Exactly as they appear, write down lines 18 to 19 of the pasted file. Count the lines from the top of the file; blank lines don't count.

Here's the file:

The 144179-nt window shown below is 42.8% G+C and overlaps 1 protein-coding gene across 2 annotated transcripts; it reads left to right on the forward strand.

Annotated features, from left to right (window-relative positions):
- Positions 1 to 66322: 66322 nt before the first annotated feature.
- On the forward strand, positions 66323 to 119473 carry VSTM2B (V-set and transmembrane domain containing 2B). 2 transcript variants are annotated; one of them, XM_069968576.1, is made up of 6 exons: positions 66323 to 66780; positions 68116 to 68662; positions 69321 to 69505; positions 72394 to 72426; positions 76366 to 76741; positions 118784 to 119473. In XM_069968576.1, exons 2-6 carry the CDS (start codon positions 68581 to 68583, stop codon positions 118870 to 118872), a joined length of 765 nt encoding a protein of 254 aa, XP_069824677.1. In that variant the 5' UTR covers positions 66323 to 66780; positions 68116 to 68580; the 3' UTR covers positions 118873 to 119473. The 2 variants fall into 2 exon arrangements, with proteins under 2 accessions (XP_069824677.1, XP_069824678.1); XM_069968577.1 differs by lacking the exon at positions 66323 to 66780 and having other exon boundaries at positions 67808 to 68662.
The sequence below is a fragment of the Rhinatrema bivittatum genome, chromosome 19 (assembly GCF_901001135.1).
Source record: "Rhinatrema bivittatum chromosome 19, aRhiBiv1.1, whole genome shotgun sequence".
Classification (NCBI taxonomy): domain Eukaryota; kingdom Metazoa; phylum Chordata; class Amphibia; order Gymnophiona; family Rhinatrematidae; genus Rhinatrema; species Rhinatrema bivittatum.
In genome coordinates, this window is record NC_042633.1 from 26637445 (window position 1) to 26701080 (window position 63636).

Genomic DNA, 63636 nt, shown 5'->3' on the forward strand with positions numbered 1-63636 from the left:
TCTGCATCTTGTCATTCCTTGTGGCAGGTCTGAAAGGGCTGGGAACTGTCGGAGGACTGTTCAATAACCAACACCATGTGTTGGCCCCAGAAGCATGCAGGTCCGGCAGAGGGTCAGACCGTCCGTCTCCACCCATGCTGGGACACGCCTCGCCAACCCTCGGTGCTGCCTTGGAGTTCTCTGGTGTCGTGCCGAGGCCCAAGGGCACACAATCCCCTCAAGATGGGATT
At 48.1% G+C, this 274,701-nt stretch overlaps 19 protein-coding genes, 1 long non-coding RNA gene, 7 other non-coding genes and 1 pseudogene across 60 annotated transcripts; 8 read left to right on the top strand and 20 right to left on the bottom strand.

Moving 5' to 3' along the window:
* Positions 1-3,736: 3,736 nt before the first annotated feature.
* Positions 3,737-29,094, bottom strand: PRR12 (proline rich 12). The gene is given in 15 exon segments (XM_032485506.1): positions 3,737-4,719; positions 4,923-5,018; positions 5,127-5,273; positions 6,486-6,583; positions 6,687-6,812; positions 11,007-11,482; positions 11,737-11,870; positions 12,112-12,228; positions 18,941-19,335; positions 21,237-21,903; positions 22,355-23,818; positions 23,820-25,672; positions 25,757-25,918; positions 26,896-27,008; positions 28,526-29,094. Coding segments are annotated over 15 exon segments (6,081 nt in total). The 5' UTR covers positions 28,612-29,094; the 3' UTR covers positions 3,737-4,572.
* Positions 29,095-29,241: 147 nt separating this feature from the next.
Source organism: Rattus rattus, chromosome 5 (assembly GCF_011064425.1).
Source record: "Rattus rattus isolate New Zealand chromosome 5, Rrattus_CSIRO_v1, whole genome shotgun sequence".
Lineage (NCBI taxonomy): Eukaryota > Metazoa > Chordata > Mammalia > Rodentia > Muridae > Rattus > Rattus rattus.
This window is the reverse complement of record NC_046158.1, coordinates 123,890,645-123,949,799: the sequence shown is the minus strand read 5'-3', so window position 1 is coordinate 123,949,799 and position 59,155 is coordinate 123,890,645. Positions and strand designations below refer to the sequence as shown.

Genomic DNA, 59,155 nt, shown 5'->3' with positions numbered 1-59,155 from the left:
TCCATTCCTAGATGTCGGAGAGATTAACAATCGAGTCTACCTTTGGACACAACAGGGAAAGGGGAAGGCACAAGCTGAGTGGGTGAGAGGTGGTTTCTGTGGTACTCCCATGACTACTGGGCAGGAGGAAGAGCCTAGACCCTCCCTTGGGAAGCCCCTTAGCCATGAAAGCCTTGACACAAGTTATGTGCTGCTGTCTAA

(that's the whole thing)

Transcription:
Lineage (NCBI taxonomy): Eukaryota > Metazoa > Chordata > Mammalia > Rodentia > Muridae > Rattus > Rattus rattus.
This window is the reverse complement of record NC_046158.1, coordinates 123,890,645-123,949,799: the sequence shown is the minus strand read 5'-3', so window position 1 is coordinate 123,949,799 and position 59,155 is coordinate 123,890,645. Positions and strand designations below refer to the sequence as shown.